Canny business: the company that cans Irish craft beer

Mobile canning service Irish Craft Canning goes to the brewery to can and brand in one

Ciarán Gorman of Irish Craft Canning. Photograph: Martina Regan

Ciarán Gorman of Irish Craft Canning. Photograph: Martina Regan

 

Irish Craft Canning was founded by Ciarán Gorman and Darren Fenton in 2016 to provide a bespoke canning service to the burgeoning Irish craft beverages sector. It was a well-spotted niche, as many of the 100-odd small producers here either bottle their product (which is easier than canning but restricts their export potential) or send it overseas to be canned. This adds to the cost and also raises issues about traceability and provenance. Setting up in-house canning is not feasible for most due to the heavy investment required.   

Irish Craft Canning is now offering these small brewers an alternative option, and in an interesting, convenient way: the canners come right to the brewery door. At the agreed time, one of the company’s mobile units rolls up and doesn’t leave until the production is canned, put on pallets and made ready for distribution.

“Simply put, if you are a beverage producer anywhere on this island and want to reach new markets we will source cans to your specification and then brand, store and transport them to your facility along with all the necessary equipment, labour and know-how. This dramatically reduces the cost of getting a new canned product to market,” says Ciarán Gorman. 

The founders are both from Mullingar. Gorman worked as an accountant in Dublin for eight years, while Fenton emigrated to Australia and then moved to Japan, where he worked in the craft beverage industry and became fluent in Japanese.

“While living in Japan, Fenton noticed an increasingly high volume of canned craft beer imports from the US, often from very small production facilities. This was surprising given the high traditional barriers to entry for packaging in a canned format,” Gorman says. “It sparked our interest so we did a bit of research and discovered two new business models emerging in the US: mobile canning operators dotted across the country and a network of can branding companies. We believed a similar model could work in Europe, where at that time there were no equivalent operators.”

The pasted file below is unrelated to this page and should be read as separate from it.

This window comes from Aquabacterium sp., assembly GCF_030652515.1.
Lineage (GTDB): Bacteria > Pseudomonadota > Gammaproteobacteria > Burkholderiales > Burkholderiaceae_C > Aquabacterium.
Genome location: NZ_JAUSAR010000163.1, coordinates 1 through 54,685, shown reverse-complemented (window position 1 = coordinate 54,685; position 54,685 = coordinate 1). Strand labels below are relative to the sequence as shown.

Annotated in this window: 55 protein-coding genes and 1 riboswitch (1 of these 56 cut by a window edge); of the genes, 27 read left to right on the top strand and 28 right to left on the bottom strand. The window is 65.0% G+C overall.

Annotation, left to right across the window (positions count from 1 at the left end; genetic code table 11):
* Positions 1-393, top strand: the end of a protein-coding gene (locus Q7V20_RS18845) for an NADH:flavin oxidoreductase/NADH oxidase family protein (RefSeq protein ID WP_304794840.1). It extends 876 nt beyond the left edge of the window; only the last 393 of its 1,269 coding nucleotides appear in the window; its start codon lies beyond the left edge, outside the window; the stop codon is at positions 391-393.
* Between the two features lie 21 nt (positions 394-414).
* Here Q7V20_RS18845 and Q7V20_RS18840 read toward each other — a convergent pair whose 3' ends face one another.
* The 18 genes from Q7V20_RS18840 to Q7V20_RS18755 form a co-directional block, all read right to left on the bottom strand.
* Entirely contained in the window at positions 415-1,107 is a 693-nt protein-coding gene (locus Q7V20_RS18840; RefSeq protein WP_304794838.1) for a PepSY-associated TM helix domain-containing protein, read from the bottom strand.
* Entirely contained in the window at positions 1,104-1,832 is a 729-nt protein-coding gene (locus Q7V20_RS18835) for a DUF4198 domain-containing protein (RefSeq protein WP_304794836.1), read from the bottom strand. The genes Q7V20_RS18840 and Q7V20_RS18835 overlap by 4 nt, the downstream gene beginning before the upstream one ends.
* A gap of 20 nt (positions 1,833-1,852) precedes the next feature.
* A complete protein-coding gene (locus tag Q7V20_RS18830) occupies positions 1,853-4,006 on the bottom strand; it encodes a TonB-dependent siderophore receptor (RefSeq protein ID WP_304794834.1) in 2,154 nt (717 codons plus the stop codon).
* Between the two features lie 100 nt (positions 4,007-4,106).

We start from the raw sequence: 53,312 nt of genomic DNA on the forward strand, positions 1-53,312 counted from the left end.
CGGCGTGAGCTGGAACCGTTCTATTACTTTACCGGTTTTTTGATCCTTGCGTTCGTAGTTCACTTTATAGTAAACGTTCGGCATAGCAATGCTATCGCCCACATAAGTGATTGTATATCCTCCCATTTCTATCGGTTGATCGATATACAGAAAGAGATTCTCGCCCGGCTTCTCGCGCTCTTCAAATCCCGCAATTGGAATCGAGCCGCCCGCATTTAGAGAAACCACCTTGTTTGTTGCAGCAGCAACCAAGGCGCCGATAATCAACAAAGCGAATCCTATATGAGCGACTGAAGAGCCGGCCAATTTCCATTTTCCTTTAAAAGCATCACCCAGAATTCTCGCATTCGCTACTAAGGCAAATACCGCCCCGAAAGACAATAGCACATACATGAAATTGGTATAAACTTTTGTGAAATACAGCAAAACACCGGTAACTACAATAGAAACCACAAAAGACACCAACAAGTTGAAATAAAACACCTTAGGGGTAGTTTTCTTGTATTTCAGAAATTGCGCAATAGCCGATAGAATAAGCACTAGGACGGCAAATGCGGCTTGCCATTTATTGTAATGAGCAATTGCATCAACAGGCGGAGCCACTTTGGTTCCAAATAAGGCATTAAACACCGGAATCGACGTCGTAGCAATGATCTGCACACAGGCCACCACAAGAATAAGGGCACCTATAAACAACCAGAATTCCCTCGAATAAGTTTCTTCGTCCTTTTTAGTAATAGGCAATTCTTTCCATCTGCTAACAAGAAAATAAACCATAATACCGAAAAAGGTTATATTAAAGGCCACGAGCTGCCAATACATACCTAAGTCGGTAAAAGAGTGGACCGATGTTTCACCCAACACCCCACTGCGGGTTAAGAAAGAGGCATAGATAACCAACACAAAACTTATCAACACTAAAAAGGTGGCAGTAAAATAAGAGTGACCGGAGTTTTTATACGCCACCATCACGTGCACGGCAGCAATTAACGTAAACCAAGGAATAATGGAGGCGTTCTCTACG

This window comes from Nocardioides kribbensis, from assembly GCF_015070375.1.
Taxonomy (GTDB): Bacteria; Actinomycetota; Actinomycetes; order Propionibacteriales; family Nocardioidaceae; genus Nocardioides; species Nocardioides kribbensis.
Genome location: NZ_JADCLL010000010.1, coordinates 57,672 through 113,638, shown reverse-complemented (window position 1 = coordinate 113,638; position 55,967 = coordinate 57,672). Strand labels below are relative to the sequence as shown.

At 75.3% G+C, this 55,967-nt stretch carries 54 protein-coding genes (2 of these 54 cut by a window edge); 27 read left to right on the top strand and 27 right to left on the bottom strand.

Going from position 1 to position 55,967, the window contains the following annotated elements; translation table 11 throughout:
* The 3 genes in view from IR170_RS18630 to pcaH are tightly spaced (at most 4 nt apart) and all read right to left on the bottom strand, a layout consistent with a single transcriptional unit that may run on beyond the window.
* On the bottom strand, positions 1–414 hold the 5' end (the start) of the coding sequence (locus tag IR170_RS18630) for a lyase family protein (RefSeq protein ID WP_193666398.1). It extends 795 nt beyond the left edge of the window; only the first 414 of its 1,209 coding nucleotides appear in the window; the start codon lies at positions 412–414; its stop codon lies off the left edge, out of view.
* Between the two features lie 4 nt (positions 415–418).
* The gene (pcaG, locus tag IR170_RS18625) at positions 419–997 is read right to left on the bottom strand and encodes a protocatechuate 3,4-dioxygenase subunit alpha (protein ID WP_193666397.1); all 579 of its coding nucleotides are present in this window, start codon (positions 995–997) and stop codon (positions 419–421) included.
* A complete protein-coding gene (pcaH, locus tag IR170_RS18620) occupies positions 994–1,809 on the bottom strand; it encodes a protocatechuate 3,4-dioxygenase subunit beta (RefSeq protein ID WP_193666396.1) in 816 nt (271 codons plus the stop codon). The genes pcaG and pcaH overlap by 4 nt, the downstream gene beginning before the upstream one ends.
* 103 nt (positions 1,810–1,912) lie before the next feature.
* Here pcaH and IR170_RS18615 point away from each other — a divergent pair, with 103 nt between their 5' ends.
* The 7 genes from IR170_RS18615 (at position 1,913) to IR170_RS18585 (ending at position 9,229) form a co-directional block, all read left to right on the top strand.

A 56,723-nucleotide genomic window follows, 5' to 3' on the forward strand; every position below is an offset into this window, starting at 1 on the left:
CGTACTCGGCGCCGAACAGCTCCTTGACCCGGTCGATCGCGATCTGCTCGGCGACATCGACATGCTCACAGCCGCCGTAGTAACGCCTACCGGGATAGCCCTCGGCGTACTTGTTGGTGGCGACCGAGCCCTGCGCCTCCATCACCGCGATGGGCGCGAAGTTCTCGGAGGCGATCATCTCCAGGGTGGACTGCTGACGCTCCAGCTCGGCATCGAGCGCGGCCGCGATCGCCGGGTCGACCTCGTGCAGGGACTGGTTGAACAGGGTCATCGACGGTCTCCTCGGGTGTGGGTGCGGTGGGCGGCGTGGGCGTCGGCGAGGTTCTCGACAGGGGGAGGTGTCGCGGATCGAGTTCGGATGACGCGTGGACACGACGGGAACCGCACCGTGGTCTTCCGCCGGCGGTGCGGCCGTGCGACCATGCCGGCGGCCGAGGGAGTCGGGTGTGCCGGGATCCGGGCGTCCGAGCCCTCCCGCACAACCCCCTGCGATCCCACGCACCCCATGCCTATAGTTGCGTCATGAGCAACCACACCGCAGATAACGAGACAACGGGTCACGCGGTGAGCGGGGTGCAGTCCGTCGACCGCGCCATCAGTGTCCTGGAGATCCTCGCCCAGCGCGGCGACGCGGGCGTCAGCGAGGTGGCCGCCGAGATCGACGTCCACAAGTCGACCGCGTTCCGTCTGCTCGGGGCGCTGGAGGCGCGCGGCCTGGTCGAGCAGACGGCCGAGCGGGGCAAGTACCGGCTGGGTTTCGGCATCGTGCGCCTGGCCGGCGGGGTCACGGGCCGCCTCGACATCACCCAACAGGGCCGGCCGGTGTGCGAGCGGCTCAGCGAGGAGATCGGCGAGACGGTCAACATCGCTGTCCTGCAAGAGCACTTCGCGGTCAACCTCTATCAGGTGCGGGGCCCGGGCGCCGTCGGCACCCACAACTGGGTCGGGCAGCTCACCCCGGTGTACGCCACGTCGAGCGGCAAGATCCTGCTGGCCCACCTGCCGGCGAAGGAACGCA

Honing skills

The founders spent two years improving and adapting the US model to suit local needs. This included combining the branding and filling elements in one operation. Companies pay per can filled, and the higher the volume, the lower the unit cost. 

Irish Craft Canning went into commercial production in June 2016 and now employs nine people. The company is based in Mullingar, which fulfils the founders’ wish to do something for their hometown. “For many years we had wanted to establish a business in Mullingar as despite having a central location, being well connected to the motorway grid and having a solid base of high-quality manufacturing, Mullingar suffered from the recession and the continued challenge of competing with nearby Dublin for FDI,” Gorman says. 

Investment in the business to date has been more than €500,000, with another €1 million-€2 million required to fund development over the next two to three years. This includes moving into overseas markets and setting up an operating base in Europe. Irish Craft Canning has been funded from personal resources, borrowings and support from the Local Enterprise Office Westmeath.

In its first two years Irish Craft Canning processed more than 1.7 million cans, and in a single day it can take up to 7,500 litres of a given beverage and make it ready for customers.

“We are one of the first mobile operators to market in Europe and are still at the forefront of the development of mobile canning in terms of automation and process improvement,” says Gorman. “Cans are substantially easier and cheaper to export, and the availability of a local canning service has opened up new markets for Irish producers such as Russia, China and the US. In the context of Brexit, developing new markets for Irish exports is now more important than ever.”

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